One of the contradictions that Conservative politicians have to navigate, at least in the current era of fast-moving media, is that they constantly have to have new policies. A true Tory would probably prefer to have the same policies today as he had last year, and the year before that. And a small-state conservative would probably prefer to have fewer policies altogether.
Spare a thought for David Cameron, as he is forced into coming up with a policy on teens, beyond the rather peculiar one of hugging them. His announcement of a "national citizen service" for 16 year olds enables the Tories to have something to say, when accused of not caring about unruly kids on the street. That is its main function, and it should work for the time being. The question is whether one pretty flaky policy is enough to get through 10 minutes of assault from Paxman or Humphries, but good luck to them.
What is peculiar about this particular problem is that nobody has thought to re-target dependency theory, away from the welfare state, towards the (lets call it) 'civilising state'. I argued as much in this paper [doc]. The argument of dependency theorists in the 1970s was that the welfare state undermined the possibilities for the working classes (in the US, black families in particular) to develop independence, self-respect and recognition from others. The welfare state was scaled back - or transformed gradually into a 'workfare state' - in order to reduce this alleged dependency culture and the stigmatisation that accompanied it.
Whatever one thinks of this argument (and it remains controversial, although decreasingly so) it at least challenges the assumption that good intentions are sufficient to warrant State activity. Blair was particularly famous for his 'politics of good intentions' - I wonder if Jonathan Myerson's radio drama has the nous to represent how dangerous well-intentioned people can be. The particular dangers of an interventionist 'civilising state' run in parallel to those of the welfare state, but with an added contradiction. The contradiction is that the desired goal of such policies is less government and more peer-to-peer, voluntary engagement. But having the State there to enforce it means that it isn't peer-to-peer and isn't voluntary. Cameron has only moved slightly further on from his absurd idea of paying children to behave.
The dominant political-ethical vision today, shared by Brown and Cameron, is of civic laissez-faire. Yet they are unable to go through with this, because of their compulsion to make policy announcements. Imagine a neo-liberal, free market economist who recommended that employers had to be regulated to develop a hire and fire culture or that consumers had to be incentivised to max out their credit cards. We're living with the civic equivalent.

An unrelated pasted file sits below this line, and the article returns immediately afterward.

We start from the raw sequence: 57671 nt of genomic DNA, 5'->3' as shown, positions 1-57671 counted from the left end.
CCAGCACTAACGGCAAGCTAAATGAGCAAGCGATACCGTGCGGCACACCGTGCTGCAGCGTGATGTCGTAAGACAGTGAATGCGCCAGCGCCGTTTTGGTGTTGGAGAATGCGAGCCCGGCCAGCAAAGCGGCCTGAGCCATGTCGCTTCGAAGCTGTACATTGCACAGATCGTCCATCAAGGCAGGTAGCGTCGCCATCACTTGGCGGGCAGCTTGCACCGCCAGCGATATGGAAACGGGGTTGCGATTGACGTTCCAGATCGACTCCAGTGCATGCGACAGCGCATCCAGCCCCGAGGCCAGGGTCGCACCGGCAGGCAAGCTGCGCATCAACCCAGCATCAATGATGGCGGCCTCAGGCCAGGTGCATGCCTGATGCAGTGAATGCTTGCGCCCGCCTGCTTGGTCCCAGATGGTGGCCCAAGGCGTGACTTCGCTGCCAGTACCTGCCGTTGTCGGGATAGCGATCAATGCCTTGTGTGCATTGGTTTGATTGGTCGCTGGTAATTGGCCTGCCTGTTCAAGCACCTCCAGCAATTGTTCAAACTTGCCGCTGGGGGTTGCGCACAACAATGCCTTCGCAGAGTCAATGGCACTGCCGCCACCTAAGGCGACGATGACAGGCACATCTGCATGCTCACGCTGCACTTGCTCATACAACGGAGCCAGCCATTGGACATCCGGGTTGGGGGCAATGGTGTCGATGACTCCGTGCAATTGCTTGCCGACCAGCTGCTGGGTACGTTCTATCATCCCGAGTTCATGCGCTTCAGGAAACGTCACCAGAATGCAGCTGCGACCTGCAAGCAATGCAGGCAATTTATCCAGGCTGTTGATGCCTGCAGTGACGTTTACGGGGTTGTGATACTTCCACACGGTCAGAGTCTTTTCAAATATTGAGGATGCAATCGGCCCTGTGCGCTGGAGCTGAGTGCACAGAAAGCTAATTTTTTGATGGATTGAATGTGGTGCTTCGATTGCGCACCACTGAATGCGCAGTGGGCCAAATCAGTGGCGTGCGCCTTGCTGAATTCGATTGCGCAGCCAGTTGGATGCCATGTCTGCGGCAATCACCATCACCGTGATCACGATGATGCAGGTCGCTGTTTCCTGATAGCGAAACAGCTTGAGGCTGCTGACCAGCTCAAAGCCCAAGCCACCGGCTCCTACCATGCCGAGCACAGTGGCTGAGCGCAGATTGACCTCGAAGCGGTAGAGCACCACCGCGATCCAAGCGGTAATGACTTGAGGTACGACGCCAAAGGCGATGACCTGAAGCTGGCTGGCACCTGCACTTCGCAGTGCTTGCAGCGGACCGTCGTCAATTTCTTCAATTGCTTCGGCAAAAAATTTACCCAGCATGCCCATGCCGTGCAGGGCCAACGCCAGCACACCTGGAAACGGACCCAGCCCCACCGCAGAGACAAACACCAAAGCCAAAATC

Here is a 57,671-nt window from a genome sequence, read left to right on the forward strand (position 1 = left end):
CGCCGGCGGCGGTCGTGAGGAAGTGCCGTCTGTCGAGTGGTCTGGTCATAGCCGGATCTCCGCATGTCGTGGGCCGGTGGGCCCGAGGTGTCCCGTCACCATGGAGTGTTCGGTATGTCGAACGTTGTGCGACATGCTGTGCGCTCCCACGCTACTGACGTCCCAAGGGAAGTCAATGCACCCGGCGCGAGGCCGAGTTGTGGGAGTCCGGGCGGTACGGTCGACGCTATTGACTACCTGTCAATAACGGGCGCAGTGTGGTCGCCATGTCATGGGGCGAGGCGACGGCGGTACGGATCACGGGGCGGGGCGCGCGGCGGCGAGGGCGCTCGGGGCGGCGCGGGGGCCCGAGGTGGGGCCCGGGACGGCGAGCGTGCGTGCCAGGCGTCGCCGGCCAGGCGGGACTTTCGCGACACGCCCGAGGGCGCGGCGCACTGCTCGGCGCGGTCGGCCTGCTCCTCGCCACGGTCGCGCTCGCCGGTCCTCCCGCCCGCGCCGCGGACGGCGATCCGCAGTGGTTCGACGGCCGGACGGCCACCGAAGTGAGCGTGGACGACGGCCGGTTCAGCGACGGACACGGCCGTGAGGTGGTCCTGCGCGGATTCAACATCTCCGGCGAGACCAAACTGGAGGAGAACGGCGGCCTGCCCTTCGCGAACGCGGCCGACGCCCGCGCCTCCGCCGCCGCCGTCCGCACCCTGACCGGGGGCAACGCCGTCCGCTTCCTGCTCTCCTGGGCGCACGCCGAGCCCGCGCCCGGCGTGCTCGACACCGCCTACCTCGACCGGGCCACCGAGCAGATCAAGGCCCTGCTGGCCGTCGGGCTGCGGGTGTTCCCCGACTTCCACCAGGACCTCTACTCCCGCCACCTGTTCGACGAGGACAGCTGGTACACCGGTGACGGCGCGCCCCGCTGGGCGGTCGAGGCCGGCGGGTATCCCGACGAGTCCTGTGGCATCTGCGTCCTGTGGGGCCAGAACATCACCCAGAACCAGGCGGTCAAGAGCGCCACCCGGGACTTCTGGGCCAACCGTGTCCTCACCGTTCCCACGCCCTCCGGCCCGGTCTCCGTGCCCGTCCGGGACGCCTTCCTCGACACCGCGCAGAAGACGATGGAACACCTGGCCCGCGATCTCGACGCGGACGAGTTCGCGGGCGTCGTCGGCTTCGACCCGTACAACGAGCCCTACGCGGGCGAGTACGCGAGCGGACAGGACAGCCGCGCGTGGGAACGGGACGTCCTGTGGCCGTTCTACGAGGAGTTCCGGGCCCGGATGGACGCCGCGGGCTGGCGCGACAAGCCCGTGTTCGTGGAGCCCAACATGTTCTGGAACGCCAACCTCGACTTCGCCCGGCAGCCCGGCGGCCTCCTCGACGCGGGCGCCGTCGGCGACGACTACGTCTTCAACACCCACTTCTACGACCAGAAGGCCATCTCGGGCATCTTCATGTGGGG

Where the analogy to the welfare state may have real purchase in the future is the possibility that the State is polluting social relations in this domain. I am very suspicious of the Tocquevillian, Robert Putnam vision of American community, in which the State recedes to allow leagues of volunteers, neighbourhood groups, bowling teams and the like to emerge. But the problem is not that these groups don't exist, but the structural and ethnic injustices that this vision conceals.
That's a separate issue. For the sake of analysis, think about what these groups look like when they do exist. Here's where I went on Saturday:
The key word is written on the white plastic buoy: free. A voluntary group called Hudson River Recreation was formed, simply to allow people to, err, go Kayaking on the Hudson. Why? Who knows. But the overwhelming sense of encountering this sort of voluntary project is how ungoverned it is. It's a form of anarchy, lacking rationale or quantified outputs. How much does it cost? I doubt the organisers know. What do people get out of it? They get to go Kayaking. What are the social benefits that result? Who gives a shit.
There is little way that this could possibly benefit from any form of government intervention, be it well-intentioned or otherwise. Whether this type of activity is ever conceivable in Britain is open to question. It fills the spaces left by the American legalistic, dispassionate State, partly out of disgust for the rampant money-making and social indifference that is afoot elsewhere in this society. Yet a State that intruded further into civil society would only succeed in pushing this sort of activity further to the margins. After all, a great deal of antisocial behaviour (in contrast to most crime) is not-for-profit.
So this is David Cameron's problem. Proper Toryism might be the best way of pursuing his (and Gordon Brown's) goal, admittedly dressed up in the theory of Edmund Burke than Alexis de Tocqueville. Leave people alone for a moment. See what they come up with. Then leave that alone as well. But that's not really an option in Britain right now.